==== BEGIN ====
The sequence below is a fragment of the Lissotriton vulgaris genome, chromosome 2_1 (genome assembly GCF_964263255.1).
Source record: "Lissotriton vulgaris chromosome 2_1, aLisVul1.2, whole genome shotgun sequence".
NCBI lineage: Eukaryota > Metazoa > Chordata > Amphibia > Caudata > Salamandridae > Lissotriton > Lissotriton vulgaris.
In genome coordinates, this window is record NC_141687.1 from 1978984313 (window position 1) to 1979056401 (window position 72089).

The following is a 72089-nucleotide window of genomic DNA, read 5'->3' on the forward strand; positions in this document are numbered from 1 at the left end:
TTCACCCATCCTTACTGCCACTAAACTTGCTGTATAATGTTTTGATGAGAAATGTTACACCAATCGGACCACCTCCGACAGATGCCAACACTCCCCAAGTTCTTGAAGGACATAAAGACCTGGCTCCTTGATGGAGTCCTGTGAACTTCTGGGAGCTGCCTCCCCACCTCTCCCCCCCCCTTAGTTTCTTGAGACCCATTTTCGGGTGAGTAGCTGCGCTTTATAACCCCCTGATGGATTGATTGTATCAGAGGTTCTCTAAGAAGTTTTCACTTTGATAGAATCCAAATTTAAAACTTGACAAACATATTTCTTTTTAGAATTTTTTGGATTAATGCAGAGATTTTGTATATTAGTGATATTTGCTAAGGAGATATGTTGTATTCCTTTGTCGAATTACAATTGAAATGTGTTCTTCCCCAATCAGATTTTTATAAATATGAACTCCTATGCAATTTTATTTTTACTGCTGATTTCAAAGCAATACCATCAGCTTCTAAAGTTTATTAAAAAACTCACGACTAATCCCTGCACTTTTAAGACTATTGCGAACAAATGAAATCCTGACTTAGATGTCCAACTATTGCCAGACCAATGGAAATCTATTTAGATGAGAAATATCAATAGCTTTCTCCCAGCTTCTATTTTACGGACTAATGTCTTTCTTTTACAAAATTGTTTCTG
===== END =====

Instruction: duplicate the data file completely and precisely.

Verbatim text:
The sequence below is a fragment of the Lissotriton vulgaris genome, chromosome 2_1 (genome assembly GCF_964263255.1).
Source record: "Lissotriton vulgaris chromosome 2_1, aLisVul1.2, whole genome shotgun sequence".
NCBI lineage: Eukaryota > Metazoa > Chordata > Amphibia > Caudata > Salamandridae > Lissotriton > Lissotriton vulgaris.
In genome coordinates, this window is record NC_141687.1 from 1978984313 (window position 1) to 1979056401 (window position 72089).

The following is a 72089-nucleotide window of genomic DNA, read 5'->3' on the forward strand; positions in this document are numbered from 1 at the left end:
TTCACCCATCCTTACTGCCACTAAACTTGCTGTATAATGTTTTGATGAGAAATGTTACACCAATCGGACCACCTCCGACAGATGCCAACACTCCCCAAGTTCTTGAAGGACATAAAGACCTGGCTCCTTGATGGAGTCCTGTGAACTTCTGGGAGCTGCCTCCCCACCTCTCCCCCCCCCTTAGTTTCTTGAGACCCATTTTCGGGTGAGTAGCTGCGCTTTATAACCCCCTGATGGATTGATTGTATCAGAGGTTCTCTAAGAAGTTTTCACTTTGATAGAATCCAAATTTAAAACTTGACAAACATATTTCTTTTTAGAATTTTTTGGATTAATGCAGAGATTTTGTATATTAGTGATATTTGCTAAGGAGATATGTTGTATTCCTTTGTCGAATTACAATTGAAATGTGTTCTTCCCCAATCAGATTTTTATAAATATGAACTCCTATGCAATTTTATTTTTACTGCTGATTTCAAAGCAATACCATCAGCTTCTAAAGTTTATTAAAAAACTCACGACTAATCCCTGCACTTTTAAGACTATTGCGAACAAATGAAATCCTGACTTAGATGTCCAACTATTGCCAGACCAATGGAAATCTATTTAGATGAGAAATATCAATAGCTTTCTCCCAGCTTCTATTTTACGGACTAATGTCTTTCTTTTACAAAATTGTTTCTG